(Jeff Samet from Cassidy Turley and Jamie Condie from BD Diagnostics – both board members. Courtey photo)
Darrell Mobley, Maryland’s Acting Secretary of Transportation, beamed like a proud parent as he listed the State’s 2012 transportation accomplishments, led by the Port of Baltimore.
“It seems like every day, the Port is breaking another record, or taking another step forward to prepare us for its future,” Mobley said Thursday evening at a World Trade Center Institute (WTCI) event in Baltimore.
Mobley made his State of the Ports address to a couple hundred Maryland business and government leaders on the Baltimore World Trade Center’s top floor. They gathered to mark the WTCI’s 23rd anniversary and plot Maryland’s future place in the global economy.
“Our challenge is to continue to build on the momentum we’ve built [this year],” Mobley said.
The year’s highlight at the Port, Mobley said, was the June arrival of four massive container cranes from China. The cranes, which are 400-feet tall and can lift more than 187,000 pounds of cargo, were installed at the Seagirt Marine Terminal and will be fully certified and operational by the end of the year. With the new cranes installed, the Port will be able to attract some of the largest container ships in the world.
“This project is a great model for Maryland’s economy, and it’s also responsible for creating 5,700 new jobs,” Mobley said.
The Port remains one of the State’s main economic engines, Mobley said, as general cargo is up 10 percent in 2012, autos are up 22 percent, and roll on/roll off farm and construction equipment was up 26 percent.
“Business at the Port of Baltimore generates about 14,600 direct jobs, while about 108,000 jobs in Maryland are linked to Port activities,” Mobley said. “The Port is responsible for $3 billion in personal wages and $300 million in taxes.”
Harold Adams, WTCI Chairman and Chairman Emeritus of RTLK Associates, said Maryland’s investments in transportation have spurred the State’s growth. WTCI has helped the State’s business and government community build international bonds.
“What (WTCI) has done is married the keys that the government has … together with business,” Adams said. “That marriage has created incredible global opportunities.”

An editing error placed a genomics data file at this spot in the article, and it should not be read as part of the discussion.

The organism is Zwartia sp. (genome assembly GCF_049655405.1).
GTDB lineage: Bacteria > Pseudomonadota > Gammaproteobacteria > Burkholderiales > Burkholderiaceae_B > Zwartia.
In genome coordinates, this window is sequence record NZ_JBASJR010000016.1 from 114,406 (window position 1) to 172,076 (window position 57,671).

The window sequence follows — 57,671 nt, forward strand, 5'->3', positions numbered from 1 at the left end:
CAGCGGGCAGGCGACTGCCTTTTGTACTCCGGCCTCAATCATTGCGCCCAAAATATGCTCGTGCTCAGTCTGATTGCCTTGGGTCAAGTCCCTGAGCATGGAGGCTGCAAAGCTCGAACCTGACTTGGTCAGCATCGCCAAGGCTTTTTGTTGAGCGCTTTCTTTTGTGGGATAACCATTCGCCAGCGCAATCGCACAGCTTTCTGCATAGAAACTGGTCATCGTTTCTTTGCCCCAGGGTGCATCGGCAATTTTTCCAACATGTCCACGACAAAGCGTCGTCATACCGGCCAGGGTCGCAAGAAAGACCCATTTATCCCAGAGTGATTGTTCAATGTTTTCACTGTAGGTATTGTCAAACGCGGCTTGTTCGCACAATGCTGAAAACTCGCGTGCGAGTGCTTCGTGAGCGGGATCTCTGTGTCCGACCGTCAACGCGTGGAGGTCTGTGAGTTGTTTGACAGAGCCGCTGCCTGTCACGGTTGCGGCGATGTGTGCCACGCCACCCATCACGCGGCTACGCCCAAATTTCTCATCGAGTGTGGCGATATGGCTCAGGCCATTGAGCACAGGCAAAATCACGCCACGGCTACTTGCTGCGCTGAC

Adams was the Chairman of RTKL Associates when he founded WTCI in 1989 with Maryland Governor William Donald Shaefer. He recalled a conversation he had 23 years ago with a member of the State Department of Business & Economic Development.
Shaefer recently had returned from a tour of Asia and was impressed by some countries’ World Trade Centers, and how the centers educated businesses and the public on the importance of joining the global marketplace, Adams said.
“[Shaefer] said, ‘I want one,’” Adams said. “So that’s where this all started, and any of you that ever had any dealings with Governor Shaefer … when he wanted one, he got it.”
Deb Kielty, WTCI President and Executive Director, highlighted some other Maryland companies’ big global moves in 2012:
- Duane Morris, with offices in Baltimore, expanded involvement in international trade and shipping industry issues in the United States with Consumer Product Safety Commission matters.
- Carnival Cruises signed a five-year extension to continue offering year-round cruises from the Port of Baltimore. Mobley said the cruising industry generates about $90 million annually for the State.
- M&T Bank expanded its portfolio by adding nine new transactions totaling $16 million in credit facilities, which assist companies in expanding their business internationally.
- McCormick released its first global edition of the Flavor Forecast, the company’s trend report on the future of flavor. The company in August also agreed to acquire Wuhon Asia-Pacific Condiments Co., a leader in bouillon in Central China.
As WTCI members and other business leaders networked, Kielty talked about the importance of building global relationships.
“We know it’s very critical to network the private sector with government and with higher education,” she said. “Those three usually result in some good improvements or open some doors that otherwise might not have been opened.
“We’re excited about the State of the Port,” Kielty added. “It’s a big growth engine for this economy in Maryland. It’s nice to see so many transportation people out tonight.”
Andrew Cannarsa has been writing professionally for almost 10 years, first as a crime and safety reporter at a community daily newspaper outside Philadelphia, and then as a business reporter at Baltimore Examiner. He graduated with a journalism degree from Boston University in 2005. Follow him on Twitter @cannarsa.